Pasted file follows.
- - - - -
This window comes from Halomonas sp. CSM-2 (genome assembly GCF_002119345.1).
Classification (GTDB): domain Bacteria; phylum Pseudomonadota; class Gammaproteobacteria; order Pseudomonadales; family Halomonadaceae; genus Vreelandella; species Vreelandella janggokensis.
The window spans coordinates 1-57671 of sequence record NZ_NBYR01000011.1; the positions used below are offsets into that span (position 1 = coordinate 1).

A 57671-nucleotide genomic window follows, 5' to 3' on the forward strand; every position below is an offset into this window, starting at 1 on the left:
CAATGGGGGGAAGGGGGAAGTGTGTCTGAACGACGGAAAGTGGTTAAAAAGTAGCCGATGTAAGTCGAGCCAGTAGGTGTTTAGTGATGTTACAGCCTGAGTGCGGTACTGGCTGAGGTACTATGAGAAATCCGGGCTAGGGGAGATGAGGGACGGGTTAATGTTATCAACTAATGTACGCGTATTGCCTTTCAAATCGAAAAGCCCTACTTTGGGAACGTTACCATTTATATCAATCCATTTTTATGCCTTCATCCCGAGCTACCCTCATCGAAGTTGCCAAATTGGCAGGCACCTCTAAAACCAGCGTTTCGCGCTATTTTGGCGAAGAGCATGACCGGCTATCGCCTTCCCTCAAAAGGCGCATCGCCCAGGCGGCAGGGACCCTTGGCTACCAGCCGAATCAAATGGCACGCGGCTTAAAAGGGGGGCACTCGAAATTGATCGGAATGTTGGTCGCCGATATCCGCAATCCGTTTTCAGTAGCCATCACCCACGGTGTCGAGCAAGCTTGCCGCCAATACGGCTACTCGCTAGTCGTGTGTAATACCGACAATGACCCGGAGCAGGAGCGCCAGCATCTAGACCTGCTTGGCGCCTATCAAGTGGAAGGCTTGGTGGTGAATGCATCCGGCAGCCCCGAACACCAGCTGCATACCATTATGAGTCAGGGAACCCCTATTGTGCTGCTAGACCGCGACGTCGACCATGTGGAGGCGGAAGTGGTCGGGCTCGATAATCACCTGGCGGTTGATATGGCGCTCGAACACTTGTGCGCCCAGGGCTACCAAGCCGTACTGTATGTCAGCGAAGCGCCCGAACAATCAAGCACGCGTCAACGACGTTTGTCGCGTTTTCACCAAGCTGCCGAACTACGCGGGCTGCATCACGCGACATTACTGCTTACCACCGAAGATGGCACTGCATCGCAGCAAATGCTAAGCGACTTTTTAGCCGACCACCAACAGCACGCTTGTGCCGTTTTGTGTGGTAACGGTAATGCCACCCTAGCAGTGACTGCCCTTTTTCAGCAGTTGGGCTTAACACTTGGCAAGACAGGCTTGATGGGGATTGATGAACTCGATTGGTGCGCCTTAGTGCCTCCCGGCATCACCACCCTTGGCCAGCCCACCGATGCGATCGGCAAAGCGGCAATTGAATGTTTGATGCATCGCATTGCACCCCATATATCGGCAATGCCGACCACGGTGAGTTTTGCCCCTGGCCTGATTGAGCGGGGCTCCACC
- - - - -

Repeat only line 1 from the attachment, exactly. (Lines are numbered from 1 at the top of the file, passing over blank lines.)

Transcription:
This window comes from Halomonas sp. CSM-2 (genome assembly GCF_002119345.1).